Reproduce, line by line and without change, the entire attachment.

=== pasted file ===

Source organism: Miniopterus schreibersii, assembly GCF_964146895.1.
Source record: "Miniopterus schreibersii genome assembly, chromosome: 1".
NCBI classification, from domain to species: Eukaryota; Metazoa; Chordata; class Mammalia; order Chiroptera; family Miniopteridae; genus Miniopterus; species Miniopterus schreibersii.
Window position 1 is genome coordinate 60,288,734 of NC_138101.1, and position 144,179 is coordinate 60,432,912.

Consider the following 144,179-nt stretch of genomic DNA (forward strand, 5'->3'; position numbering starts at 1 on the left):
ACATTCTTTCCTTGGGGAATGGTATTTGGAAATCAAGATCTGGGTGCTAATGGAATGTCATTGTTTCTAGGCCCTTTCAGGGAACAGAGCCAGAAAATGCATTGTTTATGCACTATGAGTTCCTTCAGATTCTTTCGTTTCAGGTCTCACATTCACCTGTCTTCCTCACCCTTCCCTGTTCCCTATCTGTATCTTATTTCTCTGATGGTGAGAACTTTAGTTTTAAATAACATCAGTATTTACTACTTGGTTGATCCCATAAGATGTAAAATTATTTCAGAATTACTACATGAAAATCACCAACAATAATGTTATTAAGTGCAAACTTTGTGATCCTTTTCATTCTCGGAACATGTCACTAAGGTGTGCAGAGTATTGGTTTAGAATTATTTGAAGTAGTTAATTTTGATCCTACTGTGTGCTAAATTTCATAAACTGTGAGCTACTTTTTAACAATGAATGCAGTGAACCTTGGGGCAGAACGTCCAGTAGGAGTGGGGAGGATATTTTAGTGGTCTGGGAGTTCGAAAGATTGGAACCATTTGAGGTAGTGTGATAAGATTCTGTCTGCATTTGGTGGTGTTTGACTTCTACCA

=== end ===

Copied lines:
Source organism: Miniopterus schreibersii, assembly GCF_964146895.1.
Source record: "Miniopterus schreibersii genome assembly, chromosome: 1".
NCBI classification, from domain to species: Eukaryota; Metazoa; Chordata; class Mammalia; order Chiroptera; family Miniopteridae; genus Miniopterus; species Miniopterus schreibersii.
Window position 1 is genome coordinate 60,288,734 of NC_138101.1, and position 144,179 is coordinate 60,432,912.

Consider the following 144,179-nt stretch of genomic DNA (forward strand, 5'->3'; position numbering starts at 1 on the left):
ACATTCTTTCCTTGGGGAATGGTATTTGGAAATCAAGATCTGGGTGCTAATGGAATGTCATTGTTTCTAGGCCCTTTCAGGGAACAGAGCCAGAAAATGCATTGTTTATGCACTATGAGTTCCTTCAGATTCTTTCGTTTCAGGTCTCACATTCACCTGTCTTCCTCACCCTTCCCTGTTCCCTATCTGTATCTTATTTCTCTGATGGTGAGAACTTTAGTTTTAAATAACATCAGTATTTACTACTTGGTTGATCCCATAAGATGTAAAATTATTTCAGAATTACTACATGAAAATCACCAACAATAATGTTATTAAGTGCAAACTTTGTGATCCTTTTCATTCTCGGAACATGTCACTAAGGTGTGCAGAGTATTGGTTTAGAATTATTTGAAGTAGTTAATTTTGATCCTACTGTGTGCTAAATTTCATAAACTGTGAGCTACTTTTTAACAATGAATGCAGTGAACCTTGGGGCAGAACGTCCAGTAGGAGTGGGGAGGATATTTTAGTGGTCTGGGAGTTCGAAAGATTGGAACCATTTGAGGTAGTGTGATAAGATTCTGTCTGCATTTGGTGGTGTTTGACTTCTACCA